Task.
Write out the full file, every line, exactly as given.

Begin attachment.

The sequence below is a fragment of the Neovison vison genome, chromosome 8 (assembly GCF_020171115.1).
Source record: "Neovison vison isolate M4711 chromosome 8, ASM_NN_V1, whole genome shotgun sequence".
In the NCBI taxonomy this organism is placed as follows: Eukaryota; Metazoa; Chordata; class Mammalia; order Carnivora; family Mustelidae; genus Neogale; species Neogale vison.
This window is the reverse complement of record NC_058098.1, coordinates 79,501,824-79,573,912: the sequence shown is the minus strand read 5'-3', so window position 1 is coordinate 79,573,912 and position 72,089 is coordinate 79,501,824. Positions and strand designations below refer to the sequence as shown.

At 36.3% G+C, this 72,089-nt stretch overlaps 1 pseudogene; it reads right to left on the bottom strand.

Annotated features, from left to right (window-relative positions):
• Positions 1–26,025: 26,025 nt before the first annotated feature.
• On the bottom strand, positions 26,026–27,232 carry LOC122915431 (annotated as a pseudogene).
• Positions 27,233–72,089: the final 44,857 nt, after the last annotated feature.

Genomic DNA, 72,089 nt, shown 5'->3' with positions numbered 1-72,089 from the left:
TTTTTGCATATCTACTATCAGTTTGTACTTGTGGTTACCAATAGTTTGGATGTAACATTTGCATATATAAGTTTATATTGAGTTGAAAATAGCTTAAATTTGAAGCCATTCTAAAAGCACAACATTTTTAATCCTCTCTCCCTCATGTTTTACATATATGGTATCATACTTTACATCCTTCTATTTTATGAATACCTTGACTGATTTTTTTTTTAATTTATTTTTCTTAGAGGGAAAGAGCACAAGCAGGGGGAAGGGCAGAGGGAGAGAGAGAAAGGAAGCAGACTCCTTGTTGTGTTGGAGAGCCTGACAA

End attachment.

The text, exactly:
The sequence below is a fragment of the Neovison vison genome, chromosome 8 (assembly GCF_020171115.1).
Source record: "Neovison vison isolate M4711 chromosome 8, ASM_NN_V1, whole genome shotgun sequence".
In the NCBI taxonomy this organism is placed as follows: Eukaryota; Metazoa; Chordata; class Mammalia; order Carnivora; family Mustelidae; genus Neogale; species Neogale vison.
This window is the reverse complement of record NC_058098.1, coordinates 79,501,824-79,573,912: the sequence shown is the minus strand read 5'-3', so window position 1 is coordinate 79,573,912 and position 72,089 is coordinate 79,501,824. Positions and strand designations below refer to the sequence as shown.

At 36.3% G+C, this 72,089-nt stretch overlaps 1 pseudogene; it reads right to left on the bottom strand.

Annotated features, from left to right (window-relative positions):
• Positions 1–26,025: 26,025 nt before the first annotated feature.
• On the bottom strand, positions 26,026–27,232 carry LOC122915431 (annotated as a pseudogene).
• Positions 27,233–72,089: the final 44,857 nt, after the last annotated feature.

Genomic DNA, 72,089 nt, shown 5'->3' with positions numbered 1-72,089 from the left:
TTTTTGCATATCTACTATCAGTTTGTACTTGTGGTTACCAATAGTTTGGATGTAACATTTGCATATATAAGTTTATATTGAGTTGAAAATAGCTTAAATTTGAAGCCATTCTAAAAGCACAACATTTTTAATCCTCTCTCCCTCATGTTTTACATATATGGTATCATACTTTACATCCTTCTATTTTATGAATACCTTGACTGATTTTTTTTTTAATTTATTTTTCTTAGAGGGAAAGAGCACAAGCAGGGGGAAGGGCAGAGGGAGAGAGAGAAAGGAAGCAGACTCCTTGTTGTGTTGGAGAGCCTGACAA